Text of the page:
Amusement parks and their beginning

The History and Evolution

How Amusement Parks Came To Be

Local fairs and carnivals have been around since the Middle Ages, but modern amusement parks can trace their roots to the 19th century. When so-called “pleasure gardens” and “trolley parks” first flourished in the United States and Europe, these early resorts featured primitive—and often wildly unsafe—rollercoasters and rides, but they also included a variety of offbeat attractions ranging from strongmen and wild animals to freak shows, staged disaster spectacles and even battle reenactments.

1. Steeplechase Park

Opened in 1897 by entrepreneur George C. Tilyou, Steeplechase Park was the first of three major amusement parks that put New York’s Coney Island on the map. The park took its name from its signature attraction, a 1,100-foot steel track where patrons could race one another on mechanical horses, but it also included a Ferris Wheel, a space-inspired ride called “Trip to the Moon” and a miniature railroad. Attractions like the “Whichaway” and the “Human Pool Table” tossed strangers against one another and gave couples an excuse to canoodle, and the wildly popular Blowhole Theater allowed spectators to watch as air vents blew up unsuspecting female guests’ skirts.
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2. Vauxhall Gardens

For much of the 17th, 18th and 19th centuries, the famed Vauxhall Gardens offered Londoners a much-needed respite from the grime and sprawl of the big city. Nestled on the south bank of the River Thames, this verdant pleasure garden consisted of several acres of trees and flowers, footpaths, and pavilions lit by thousands of shimmering gas lamps, for the price of one shilling, visitors could stroll through Vauxhall’s lush groves, admire paintings and sculptures and take in music performed by the site’s house orchestra. The Gardens also offered more unusual diversions including a miniature diorama of a village mill and a resident hermit who told fortunes, by the 1820s, Vauxhall had begun to abandon high culture and refinement in favor of dancing and other more mainstream entertainments and soon patrons could take in fireworks displays, ballooning exhibitions and sideshow acts such as sword swallowers and tightrope walkers.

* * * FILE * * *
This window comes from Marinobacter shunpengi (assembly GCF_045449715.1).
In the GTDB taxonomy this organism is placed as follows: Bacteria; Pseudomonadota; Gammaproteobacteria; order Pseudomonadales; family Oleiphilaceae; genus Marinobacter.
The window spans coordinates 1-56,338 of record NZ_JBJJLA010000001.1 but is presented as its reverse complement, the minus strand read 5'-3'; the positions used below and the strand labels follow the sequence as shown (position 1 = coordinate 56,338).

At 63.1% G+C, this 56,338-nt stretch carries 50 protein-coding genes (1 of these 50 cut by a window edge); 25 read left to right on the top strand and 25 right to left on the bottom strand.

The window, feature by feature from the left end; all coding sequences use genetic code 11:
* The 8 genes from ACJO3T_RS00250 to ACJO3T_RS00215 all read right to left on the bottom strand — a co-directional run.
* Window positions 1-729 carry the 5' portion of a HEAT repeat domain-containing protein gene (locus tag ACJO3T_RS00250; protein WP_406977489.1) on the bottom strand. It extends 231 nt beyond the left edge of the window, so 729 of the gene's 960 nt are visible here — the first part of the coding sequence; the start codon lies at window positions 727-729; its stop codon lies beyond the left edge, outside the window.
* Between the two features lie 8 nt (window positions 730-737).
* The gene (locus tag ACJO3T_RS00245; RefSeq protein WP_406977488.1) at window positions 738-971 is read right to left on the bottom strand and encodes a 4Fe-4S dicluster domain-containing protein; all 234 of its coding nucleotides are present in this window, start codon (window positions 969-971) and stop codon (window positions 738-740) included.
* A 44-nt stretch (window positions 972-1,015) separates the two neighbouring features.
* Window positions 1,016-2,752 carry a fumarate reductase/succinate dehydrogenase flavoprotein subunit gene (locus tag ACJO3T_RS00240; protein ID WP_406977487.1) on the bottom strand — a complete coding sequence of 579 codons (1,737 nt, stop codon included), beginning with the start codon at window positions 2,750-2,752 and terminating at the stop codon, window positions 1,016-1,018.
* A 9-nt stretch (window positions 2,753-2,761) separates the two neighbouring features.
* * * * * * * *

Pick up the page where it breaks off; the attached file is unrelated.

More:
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3. Dreamland

Coney Island’s Dreamland only operated for seven years between 1904 and 1911, but during that time it established itself as one of the most ambitious amusement parks ever constructed, a former senator named William H. Reynolds, the site included a labyrinth of unusual rides and attractions lit by an astounding one million electric light bulbs. Visitors to Dreamland could charter a gondola through a recreation of the canals of Venice, brave gusts of refrigerated air during a train ride through the mountains of Switzerland or relax at a Japanese Tea house. Dreamland featured everything from freak shows and wild animals to imported Somali warriors and Eskimos, but perhaps its most unusual offering was an exhibit where visitors could observe premature babies being kept alive using incubators, which were then still a new and untested technology. The infants proved a huge hit, but they and many other attractions had to be evacuated in May 1911, when a fire—ironically triggered at a ride called the Hell Gate—leveled the property and shut Dreamland down for good.
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The Top Ten Best Amusement Parks in America

Why I Chose This?

I thought since I go to a few amusement parks I can do a summary about what it's about and the history behind it, and I also thought since I know a lot about it, I should write about it.

-Ian Harrison